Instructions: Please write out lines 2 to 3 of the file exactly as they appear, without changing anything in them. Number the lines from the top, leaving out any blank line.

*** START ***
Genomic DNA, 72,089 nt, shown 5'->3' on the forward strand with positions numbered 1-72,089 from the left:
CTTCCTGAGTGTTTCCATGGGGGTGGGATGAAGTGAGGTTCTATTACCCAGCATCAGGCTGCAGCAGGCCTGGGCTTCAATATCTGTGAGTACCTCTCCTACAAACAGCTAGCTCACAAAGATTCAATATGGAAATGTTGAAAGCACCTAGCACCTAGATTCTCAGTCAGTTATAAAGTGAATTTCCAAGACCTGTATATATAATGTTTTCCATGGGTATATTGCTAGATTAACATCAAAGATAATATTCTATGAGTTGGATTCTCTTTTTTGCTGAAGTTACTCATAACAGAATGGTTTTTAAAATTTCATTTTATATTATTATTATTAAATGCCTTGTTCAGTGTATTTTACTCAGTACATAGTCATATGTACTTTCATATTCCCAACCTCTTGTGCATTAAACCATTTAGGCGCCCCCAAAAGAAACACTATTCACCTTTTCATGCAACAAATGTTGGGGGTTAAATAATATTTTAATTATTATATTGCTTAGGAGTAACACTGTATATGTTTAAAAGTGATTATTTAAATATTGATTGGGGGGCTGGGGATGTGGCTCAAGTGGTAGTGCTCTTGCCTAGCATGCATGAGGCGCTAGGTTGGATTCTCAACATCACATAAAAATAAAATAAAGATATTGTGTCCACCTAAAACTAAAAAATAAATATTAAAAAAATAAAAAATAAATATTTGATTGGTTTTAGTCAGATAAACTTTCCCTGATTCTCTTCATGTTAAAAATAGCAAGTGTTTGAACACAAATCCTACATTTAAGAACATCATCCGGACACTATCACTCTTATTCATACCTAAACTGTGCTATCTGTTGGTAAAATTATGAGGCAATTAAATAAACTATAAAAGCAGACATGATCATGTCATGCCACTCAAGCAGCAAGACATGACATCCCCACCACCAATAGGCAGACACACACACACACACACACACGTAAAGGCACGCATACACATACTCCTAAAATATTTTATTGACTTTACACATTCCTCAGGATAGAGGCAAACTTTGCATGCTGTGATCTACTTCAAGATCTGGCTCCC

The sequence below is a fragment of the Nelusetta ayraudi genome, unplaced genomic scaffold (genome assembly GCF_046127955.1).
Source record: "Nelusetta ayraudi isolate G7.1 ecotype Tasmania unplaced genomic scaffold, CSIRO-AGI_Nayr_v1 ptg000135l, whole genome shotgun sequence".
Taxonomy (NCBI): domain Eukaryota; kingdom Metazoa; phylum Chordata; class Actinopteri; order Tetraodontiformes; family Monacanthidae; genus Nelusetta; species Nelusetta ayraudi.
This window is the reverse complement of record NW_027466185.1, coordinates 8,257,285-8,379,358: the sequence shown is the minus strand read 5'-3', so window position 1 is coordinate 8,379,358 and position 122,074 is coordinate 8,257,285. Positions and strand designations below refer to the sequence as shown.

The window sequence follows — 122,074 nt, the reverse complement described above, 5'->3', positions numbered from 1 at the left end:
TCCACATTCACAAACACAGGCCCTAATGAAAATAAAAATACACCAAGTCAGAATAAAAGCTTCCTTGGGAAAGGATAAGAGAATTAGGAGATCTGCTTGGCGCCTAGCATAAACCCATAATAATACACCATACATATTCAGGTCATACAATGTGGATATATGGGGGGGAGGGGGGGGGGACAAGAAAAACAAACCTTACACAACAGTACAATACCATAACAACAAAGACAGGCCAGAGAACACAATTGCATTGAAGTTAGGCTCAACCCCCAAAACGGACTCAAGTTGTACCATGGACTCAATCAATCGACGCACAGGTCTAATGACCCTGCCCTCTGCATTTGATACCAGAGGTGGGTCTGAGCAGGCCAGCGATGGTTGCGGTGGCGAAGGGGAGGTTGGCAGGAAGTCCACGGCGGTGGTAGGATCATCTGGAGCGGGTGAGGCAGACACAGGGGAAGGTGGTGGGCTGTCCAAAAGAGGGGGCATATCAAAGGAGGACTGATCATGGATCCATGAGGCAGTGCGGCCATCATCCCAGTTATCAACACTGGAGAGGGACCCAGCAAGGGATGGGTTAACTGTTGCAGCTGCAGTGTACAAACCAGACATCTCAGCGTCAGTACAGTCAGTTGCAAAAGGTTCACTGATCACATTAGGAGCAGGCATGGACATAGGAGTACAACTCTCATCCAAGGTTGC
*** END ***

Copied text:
CTTCCTGAGTGTTTCCATGGGGGTGGGATGAAGTGAGGTTCTATTACCCAGCATCAGGCTGCAGCAGGCCTGGGCTTCAATATCTGTGAGTACCTCTCCTACAAACAGCTAGCTCACAAAGATTCAATATGGAAATGTTGAAAGCACCTAGCACCTAGATTCTCAGTCAGTTATAAAGTGAATTTCCAAGACCTGTATATATAATGTTTTCCATGGGTATATTGCTAGATTAACATCAAAGATAATATTCTATGAGTTGGATTCTCTTTTTTGCTGAAGTTACTCATAACAGAATGGTTTTTAAAATTTCATTTTATATTATTATTATTAAATGCCTTGTTCAGTGTATTTTACTCAGTACATAGTCATATGTACTTTCATATTCCCAACCTCTTGTGCATTAAACCATTTAGGCGCCCCCAAAAGAAACACTATTCACCTTTTCATGCAACAAATGTTGGGGGTTAAATAATATTTTAATTATTATATTGCTTAGGAGTAACACTGTATATGTTTAAAAGTGATTATTTAAATATTGATTGGGGGGCTGGGGATGTGGCTCAAGTGGTAGTGCTCTTGCCTAGCATGCATGAGGCGCTAGGTTGGATTCTCAACATCACATAAAAATAAAATAAAGATATTGTGTCCACCTAAAACTAAAAAATAAATATTAAAAAAATAAAAAATAAATATTTGATTGGTTTTAGTCAGATAAACTTTCCCTGATTCTCTTCATGTTAAAAATAGCAAGTGTTTGAACACAAATCCTACATTTAAGAACATCATCCGGACACTATCACTCTTATTCATACCTAAACTGTGCTATCTGTTGGTAAAATTATGAGGCAATTAAATAAACTATAAAAGCAGACATGATCATGTCATGCCACTCAAGCAGCAAGACATGACATCCCCACCACCAATAGGCAGACACACACACACACACACACACGTAAAGGCACGCATACACATACTCCTAAAATATTTTATTGACTTTACACATTCCTCAGGATAGAGGCAAACTTTGCATGCTGTGATCTACTTCAAGATCTGGCTCCC

The sequence below is a fragment of the Nelusetta ayraudi genome, unplaced genomic scaffold (genome assembly GCF_046127955.1).